In Africa women make and use ornamented ceramic vessel in the home for carrying and storing food and water. While these are increasingly being supplanted today by other less fragile containers, some people like the Makonde of Mozambique still prefer ceramic containers for transporting and storing water, since clay acts as a natural cooler. Made on commission, these vessel are among the most treasured possessions of Makonde women, and their importance is expressed by their extended lives; pots used to carry and store wet and dry goods in life were later placed on a woman’s grave.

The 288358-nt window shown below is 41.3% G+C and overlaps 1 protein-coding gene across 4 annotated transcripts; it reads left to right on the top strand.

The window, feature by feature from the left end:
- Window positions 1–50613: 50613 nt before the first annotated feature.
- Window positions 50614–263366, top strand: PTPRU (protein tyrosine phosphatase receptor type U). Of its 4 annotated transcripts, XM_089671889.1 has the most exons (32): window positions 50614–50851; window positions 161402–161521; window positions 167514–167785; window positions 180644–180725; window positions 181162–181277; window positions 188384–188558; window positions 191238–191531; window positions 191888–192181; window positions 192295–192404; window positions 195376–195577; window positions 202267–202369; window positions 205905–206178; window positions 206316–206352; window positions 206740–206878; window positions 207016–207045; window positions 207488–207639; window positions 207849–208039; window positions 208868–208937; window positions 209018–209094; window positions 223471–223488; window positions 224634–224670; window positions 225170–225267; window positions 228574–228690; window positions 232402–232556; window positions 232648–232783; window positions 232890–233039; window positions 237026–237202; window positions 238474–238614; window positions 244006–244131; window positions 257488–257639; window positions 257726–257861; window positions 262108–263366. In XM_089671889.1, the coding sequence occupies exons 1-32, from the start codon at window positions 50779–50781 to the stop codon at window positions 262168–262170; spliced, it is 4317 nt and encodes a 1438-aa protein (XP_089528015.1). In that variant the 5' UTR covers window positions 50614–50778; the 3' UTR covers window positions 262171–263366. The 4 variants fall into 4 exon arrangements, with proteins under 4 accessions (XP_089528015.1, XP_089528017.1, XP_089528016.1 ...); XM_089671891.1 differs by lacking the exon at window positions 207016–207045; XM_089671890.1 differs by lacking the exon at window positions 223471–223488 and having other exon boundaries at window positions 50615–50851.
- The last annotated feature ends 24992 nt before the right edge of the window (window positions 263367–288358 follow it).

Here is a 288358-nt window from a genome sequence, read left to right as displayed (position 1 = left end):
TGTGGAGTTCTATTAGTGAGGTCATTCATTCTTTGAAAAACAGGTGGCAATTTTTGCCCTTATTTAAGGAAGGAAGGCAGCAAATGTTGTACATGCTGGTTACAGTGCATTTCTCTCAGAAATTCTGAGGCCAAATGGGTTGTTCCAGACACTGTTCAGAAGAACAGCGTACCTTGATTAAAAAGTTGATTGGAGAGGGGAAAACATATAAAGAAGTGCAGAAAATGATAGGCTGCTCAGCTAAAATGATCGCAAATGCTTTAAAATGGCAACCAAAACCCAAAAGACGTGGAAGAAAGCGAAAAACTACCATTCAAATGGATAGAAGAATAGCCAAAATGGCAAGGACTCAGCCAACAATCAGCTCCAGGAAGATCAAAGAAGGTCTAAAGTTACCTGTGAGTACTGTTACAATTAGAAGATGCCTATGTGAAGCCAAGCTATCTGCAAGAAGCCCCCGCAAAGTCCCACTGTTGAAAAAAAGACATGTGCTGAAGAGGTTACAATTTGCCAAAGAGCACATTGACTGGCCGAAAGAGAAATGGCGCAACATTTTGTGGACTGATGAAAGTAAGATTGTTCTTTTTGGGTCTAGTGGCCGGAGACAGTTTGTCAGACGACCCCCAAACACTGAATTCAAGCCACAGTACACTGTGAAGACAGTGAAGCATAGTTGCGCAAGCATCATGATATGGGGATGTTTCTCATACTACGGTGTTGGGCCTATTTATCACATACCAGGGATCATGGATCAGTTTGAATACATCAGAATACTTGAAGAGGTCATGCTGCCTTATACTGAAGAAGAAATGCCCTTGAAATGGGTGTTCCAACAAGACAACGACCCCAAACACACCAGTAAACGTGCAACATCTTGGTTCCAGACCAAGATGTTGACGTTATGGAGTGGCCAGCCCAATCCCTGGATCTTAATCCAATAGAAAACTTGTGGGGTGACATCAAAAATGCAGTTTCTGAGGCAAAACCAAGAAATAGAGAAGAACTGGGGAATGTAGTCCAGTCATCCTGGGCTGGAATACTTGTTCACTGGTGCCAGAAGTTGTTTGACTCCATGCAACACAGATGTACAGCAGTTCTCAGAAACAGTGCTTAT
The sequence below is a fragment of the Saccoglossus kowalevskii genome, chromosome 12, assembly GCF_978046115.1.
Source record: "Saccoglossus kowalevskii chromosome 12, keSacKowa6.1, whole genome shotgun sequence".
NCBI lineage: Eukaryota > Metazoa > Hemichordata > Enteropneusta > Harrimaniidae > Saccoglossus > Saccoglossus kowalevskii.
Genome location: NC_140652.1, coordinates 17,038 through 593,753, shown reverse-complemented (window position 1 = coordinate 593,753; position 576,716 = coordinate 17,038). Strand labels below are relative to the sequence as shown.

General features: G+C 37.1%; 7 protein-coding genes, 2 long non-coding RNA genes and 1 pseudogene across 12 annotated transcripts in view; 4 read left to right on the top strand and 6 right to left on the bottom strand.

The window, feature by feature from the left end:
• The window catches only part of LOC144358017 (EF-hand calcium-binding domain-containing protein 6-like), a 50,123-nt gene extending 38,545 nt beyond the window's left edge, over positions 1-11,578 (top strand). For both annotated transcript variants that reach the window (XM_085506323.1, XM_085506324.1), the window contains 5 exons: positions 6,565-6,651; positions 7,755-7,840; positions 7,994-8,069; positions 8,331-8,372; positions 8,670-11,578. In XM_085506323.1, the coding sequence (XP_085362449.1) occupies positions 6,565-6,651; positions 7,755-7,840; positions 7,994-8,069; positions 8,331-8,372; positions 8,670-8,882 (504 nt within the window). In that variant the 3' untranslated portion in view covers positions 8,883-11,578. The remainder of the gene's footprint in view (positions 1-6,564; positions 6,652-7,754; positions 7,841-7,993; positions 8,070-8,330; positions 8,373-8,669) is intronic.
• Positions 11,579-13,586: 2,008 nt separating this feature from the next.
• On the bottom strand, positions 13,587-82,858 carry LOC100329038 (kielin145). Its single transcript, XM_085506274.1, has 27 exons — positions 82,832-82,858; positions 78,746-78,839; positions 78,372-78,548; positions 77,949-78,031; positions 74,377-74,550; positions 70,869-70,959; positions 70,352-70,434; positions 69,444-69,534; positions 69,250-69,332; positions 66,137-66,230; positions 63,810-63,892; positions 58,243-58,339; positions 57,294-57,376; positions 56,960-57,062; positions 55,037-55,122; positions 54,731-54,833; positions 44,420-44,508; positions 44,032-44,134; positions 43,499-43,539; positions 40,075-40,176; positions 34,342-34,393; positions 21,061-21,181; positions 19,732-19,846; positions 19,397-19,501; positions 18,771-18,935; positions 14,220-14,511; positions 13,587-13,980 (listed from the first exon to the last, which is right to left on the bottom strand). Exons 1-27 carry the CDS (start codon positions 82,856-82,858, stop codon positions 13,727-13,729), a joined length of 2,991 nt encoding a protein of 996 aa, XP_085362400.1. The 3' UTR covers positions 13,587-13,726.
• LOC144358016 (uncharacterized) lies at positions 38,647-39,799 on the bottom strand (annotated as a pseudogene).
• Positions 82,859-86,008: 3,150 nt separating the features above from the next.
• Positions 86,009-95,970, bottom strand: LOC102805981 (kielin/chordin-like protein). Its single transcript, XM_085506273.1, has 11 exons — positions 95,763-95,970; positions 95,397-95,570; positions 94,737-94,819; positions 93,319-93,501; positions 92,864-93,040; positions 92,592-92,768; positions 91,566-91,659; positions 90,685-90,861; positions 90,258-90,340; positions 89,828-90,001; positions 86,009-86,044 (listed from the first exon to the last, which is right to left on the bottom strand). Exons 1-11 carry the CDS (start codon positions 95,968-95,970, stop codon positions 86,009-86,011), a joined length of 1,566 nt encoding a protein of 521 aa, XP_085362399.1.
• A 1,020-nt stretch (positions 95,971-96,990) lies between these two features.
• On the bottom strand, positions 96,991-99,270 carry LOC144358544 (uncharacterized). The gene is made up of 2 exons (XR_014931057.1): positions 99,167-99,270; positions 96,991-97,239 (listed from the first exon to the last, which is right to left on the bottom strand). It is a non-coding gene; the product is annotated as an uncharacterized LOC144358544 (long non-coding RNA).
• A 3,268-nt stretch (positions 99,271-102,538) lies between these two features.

Makonde vessel are noted for their exaggerated amphora shape and high level of creativity: the floral and geometric decoration incised onto each pot are unique, no two pots ever receive the same overall design. A generalized form of body tattooing appears as incised patterns on the chamber of this vessel. The Makonde word for drawing on pottery, nkova, is the same word used for tattooing, once a widespread practice with important ritual significance. When carried on the head, the vessel acts as a visual extension of the woman’s body.